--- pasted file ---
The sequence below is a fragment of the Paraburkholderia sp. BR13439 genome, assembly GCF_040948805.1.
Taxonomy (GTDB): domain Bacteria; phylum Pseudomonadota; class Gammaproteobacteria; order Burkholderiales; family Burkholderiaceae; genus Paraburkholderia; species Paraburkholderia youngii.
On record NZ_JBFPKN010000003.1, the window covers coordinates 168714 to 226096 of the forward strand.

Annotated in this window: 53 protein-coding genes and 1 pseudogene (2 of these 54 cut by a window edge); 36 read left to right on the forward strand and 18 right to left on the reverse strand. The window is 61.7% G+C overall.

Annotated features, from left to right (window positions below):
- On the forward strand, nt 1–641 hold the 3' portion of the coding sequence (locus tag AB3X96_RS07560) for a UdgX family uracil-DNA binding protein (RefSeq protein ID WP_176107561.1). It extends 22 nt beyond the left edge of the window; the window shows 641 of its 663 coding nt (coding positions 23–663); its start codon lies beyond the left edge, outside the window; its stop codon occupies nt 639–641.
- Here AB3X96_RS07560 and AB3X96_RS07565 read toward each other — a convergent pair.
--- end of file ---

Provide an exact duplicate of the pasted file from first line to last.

The sequence below is a fragment of the Paraburkholderia sp. BR13439 genome, assembly GCF_040948805.1.
Taxonomy (GTDB): domain Bacteria; phylum Pseudomonadota; class Gammaproteobacteria; order Burkholderiales; family Burkholderiaceae; genus Paraburkholderia; species Paraburkholderia youngii.
On record NZ_JBFPKN010000003.1, the window covers coordinates 168714 to 226096 of the forward strand.

Annotated in this window: 53 protein-coding genes and 1 pseudogene (2 of these 54 cut by a window edge); 36 read left to right on the forward strand and 18 right to left on the reverse strand. The window is 61.7% G+C overall.

Annotated features, from left to right (window positions below):
- On the forward strand, nt 1–641 hold the 3' portion of the coding sequence (locus tag AB3X96_RS07560) for a UdgX family uracil-DNA binding protein (RefSeq protein ID WP_176107561.1). It extends 22 nt beyond the left edge of the window; the window shows 641 of its 663 coding nt (coding positions 23–663); its start codon lies beyond the left edge, outside the window; its stop codon occupies nt 639–641.
- Here AB3X96_RS07560 and AB3X96_RS07565 read toward each other — a convergent pair.